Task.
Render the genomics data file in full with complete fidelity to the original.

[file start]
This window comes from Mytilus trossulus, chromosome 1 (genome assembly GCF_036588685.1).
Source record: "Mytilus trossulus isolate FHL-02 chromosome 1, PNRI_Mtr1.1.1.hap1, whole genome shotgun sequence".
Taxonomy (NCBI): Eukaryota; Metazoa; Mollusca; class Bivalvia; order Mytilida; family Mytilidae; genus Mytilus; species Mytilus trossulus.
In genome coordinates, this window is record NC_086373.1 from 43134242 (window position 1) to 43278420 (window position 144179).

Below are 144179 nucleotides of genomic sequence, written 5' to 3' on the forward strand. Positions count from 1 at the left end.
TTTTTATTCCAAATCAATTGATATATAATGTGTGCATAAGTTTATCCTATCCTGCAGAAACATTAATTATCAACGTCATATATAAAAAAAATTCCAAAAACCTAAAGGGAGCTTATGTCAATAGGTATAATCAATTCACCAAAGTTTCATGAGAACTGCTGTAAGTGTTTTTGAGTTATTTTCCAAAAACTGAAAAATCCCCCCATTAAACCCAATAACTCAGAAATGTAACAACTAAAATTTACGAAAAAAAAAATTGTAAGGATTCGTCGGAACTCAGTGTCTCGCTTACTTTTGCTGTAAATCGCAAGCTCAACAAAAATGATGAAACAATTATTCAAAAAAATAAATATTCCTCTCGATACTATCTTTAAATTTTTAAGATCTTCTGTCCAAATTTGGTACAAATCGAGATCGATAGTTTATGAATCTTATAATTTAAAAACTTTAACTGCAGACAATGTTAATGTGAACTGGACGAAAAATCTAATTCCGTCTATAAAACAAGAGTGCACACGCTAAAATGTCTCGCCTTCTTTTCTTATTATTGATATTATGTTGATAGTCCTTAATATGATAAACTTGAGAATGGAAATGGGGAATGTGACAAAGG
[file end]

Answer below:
This window comes from Mytilus trossulus, chromosome 1 (genome assembly GCF_036588685.1).
Source record: "Mytilus trossulus isolate FHL-02 chromosome 1, PNRI_Mtr1.1.1.hap1, whole genome shotgun sequence".
Taxonomy (NCBI): Eukaryota; Metazoa; Mollusca; class Bivalvia; order Mytilida; family Mytilidae; genus Mytilus; species Mytilus trossulus.
In genome coordinates, this window is record NC_086373.1 from 43134242 (window position 1) to 43278420 (window position 144179).

Below are 144179 nucleotides of genomic sequence, written 5' to 3' on the forward strand. Positions count from 1 at the left end.
TTTTTATTCCAAATCAATTGATATATAATGTGTGCATAAGTTTATCCTATCCTGCAGAAACATTAATTATCAACGTCATATATAAAAAAAATTCCAAAAACCTAAAGGGAGCTTATGTCAATAGGTATAATCAATTCACCAAAGTTTCATGAGAACTGCTGTAAGTGTTTTTGAGTTATTTTCCAAAAACTGAAAAATCCCCCCATTAAACCCAATAACTCAGAAATGTAACAACTAAAATTTACGAAAAAAAAAATTGTAAGGATTCGTCGGAACTCAGTGTCTCGCTTACTTTTGCTGTAAATCGCAAGCTCAACAAAAATGATGAAACAATTATTCAAAAAAATAAATATTCCTCTCGATACTATCTTTAAATTTTTAAGATCTTCTGTCCAAATTTGGTACAAATCGAGATCGATAGTTTATGAATCTTATAATTTAAAAACTTTAACTGCAGACAATGTTAATGTGAACTGGACGAAAAATCTAATTCCGTCTATAAAACAAGAGTGCACACGCTAAAATGTCTCGCCTTCTTTTCTTATTATTGATATTATGTTGATAGTCCTTAATATGATAAACTTGAGAATGGAAATGGGGAATGTGACAAAGG